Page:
Monday, 19 January 2015

Can a book make you happy?

I can't remember now what made me choose to read The Happiness Project but I'm glad I did, as it was indirectly responsible for prompting me to start this reading challenge.  I found the writing style a little irritating to start with, and I wasn't sure I would stick with it at all, but once I was used to the way Gretchen writes I really enjoyed the rest of the book.

In particular several of the observations really struck a chord with me.  One of them was the idea that people are happier once they stop trying to like things that they think they should like and embrace the activities that they do enjoy.  I used to feel guilty about reading 'chick lit' or YA fiction as I felt that I should enjoy reading classical literature and 'worthy' books.   I always felt the need to justify my choices of reading material, and felt a nagging sense of unease that I haven't ever managed to finish Lord of the Rings, or Catch 22.   However I've read both the Hunger Games trilogy and the Twilight Saga twice, and enjoyed all the books enormously.  Reading blogs like this one by Matt Haig went a long way to convincing me that I should feel free to read what I want and not feel ashamed of any of my choices, but the final nudge I needed was to reframe my reading habit as my way of relaxing.  I would never criticise anyone else's choice of book, so why was I criticising my own?

Another of the ideas in the book I really liked was that of keeping a journal which was only 1 sentence a day.  I'll admit that this mainly appealed because I had already started that very thing.  One of my Christmas presents this year was a One Line a Day Diary which I thought was a genius idea.  I have never managed to sustain a proper diary for longer than a few months, but I think I really can commit to the idea of writing one line a day. It's only been 18 days so far, but I haven't missed one yet, so I have a good feeling about it this time.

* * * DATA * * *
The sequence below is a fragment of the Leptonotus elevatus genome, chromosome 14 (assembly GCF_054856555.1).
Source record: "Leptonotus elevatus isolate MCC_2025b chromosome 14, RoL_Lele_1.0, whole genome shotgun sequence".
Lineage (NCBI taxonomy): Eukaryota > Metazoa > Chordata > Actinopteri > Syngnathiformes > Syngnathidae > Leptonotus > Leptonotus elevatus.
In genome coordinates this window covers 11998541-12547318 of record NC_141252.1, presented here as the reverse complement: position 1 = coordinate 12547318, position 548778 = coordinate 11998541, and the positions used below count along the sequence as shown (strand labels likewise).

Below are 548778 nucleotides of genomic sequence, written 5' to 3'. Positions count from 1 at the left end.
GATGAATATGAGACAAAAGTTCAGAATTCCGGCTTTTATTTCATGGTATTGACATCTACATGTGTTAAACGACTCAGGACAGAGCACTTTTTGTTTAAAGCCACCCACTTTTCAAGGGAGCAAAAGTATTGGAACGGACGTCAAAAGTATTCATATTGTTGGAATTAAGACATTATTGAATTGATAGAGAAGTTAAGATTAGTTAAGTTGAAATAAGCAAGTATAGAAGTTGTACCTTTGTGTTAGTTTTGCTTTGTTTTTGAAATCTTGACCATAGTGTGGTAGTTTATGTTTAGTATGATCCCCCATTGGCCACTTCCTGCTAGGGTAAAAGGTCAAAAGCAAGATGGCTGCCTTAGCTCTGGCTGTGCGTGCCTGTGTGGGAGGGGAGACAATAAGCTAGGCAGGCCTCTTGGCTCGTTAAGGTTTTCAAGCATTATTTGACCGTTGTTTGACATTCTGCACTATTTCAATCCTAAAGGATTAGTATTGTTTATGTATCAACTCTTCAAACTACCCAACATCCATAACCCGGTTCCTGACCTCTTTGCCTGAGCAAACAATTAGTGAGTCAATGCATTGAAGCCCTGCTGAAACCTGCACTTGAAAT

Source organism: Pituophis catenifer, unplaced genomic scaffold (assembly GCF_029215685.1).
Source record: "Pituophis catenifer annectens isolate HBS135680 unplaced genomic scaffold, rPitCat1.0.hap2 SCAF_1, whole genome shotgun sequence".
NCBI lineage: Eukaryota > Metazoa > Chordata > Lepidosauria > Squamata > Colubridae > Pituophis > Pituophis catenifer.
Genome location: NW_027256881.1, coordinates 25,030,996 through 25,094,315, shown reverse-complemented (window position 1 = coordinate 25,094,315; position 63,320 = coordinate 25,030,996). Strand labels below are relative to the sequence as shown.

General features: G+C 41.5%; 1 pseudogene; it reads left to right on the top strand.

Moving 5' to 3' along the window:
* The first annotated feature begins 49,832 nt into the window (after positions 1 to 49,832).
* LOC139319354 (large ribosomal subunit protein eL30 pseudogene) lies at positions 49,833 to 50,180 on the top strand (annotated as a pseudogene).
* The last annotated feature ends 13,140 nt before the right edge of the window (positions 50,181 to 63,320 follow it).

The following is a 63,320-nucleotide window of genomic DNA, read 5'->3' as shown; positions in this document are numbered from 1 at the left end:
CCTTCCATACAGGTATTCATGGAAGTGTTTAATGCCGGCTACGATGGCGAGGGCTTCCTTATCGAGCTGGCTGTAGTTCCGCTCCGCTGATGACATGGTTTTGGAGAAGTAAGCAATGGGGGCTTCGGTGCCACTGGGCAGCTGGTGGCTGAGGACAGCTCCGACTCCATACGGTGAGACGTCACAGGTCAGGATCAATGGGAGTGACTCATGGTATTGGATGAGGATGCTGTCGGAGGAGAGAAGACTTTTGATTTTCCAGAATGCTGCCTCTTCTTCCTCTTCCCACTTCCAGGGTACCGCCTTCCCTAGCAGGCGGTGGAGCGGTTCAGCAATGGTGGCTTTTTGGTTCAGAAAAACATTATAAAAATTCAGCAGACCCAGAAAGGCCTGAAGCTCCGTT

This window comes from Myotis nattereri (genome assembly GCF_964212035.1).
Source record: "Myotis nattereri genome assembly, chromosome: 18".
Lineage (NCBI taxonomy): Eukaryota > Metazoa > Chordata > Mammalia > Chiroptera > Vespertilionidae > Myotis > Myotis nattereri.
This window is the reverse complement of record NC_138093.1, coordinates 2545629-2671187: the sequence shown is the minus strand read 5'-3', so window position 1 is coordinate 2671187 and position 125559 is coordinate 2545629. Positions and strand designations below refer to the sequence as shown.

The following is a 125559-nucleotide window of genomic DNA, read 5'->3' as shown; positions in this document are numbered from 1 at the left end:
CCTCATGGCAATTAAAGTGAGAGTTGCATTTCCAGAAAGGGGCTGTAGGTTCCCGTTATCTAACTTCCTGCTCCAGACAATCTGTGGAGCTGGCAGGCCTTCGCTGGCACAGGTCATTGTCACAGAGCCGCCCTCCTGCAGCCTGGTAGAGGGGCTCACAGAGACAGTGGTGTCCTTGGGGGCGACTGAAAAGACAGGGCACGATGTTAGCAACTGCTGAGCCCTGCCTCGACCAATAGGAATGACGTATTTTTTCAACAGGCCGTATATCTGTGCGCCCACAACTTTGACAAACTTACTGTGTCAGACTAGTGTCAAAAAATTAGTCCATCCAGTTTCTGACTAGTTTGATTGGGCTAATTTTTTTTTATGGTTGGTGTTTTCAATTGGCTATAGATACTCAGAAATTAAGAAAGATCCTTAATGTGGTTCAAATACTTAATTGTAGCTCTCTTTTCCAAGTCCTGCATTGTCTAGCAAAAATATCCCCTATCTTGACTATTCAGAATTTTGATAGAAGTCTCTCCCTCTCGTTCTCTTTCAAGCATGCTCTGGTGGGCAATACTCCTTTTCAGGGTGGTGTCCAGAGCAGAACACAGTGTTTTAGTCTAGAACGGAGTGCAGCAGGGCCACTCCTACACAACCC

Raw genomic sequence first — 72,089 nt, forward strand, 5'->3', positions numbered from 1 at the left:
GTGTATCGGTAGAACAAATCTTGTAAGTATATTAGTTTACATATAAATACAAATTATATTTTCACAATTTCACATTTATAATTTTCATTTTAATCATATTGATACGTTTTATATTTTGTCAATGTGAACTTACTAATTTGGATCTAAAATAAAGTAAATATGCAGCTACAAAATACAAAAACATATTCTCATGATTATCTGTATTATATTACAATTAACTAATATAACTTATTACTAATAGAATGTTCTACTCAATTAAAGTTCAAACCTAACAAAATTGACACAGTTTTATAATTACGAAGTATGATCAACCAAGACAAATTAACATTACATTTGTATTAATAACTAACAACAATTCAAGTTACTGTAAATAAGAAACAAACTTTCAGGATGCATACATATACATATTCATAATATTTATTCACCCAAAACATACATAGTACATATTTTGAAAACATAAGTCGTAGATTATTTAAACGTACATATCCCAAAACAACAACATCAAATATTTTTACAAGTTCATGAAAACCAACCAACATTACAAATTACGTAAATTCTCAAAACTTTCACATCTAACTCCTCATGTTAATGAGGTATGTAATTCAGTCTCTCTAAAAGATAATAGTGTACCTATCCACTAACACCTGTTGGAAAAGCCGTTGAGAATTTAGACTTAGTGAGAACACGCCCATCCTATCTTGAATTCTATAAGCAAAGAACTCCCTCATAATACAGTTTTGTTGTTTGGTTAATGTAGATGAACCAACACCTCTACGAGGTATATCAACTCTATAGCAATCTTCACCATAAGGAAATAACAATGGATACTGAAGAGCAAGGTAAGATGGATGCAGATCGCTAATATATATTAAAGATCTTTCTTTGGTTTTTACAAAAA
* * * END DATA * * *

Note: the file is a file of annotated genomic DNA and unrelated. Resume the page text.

I have also started decluttering, but that process really began when I turned 40 a few months ago.  It's going very slowly so far, but I have managed to take several bags of stuff to charity and recycle a whole load of paper.  Following the impetus of this book I now also have 3 'clear areas' in the house (they are very small, just my bedside table, a dresser and a small cabinet) and my aim is to keep them clear for at least 2 weeks and then gradually start on the rest of the clutter.

I would like to try and write this blog more regularly, as I have been thinking about it more and more over the last few months, but it is difficult to find the time.  In particular, I'm not going to set myself any goals (such as 1 post a week, or 3 posts a month) - I am just going to write my ideas down as I go along and see how it goes.

If you're intrigued and want to read more about the Happiness Project, Gretchen Rubin maintains a blog, which is here.

As to whether the book made me happy - actually, so far it has.  After starting to read it I stumbled upon Tara Anderson's blog about her challenge to read 52 books in a year and for the last 10 days I have been very happily reading at every available opportunity.

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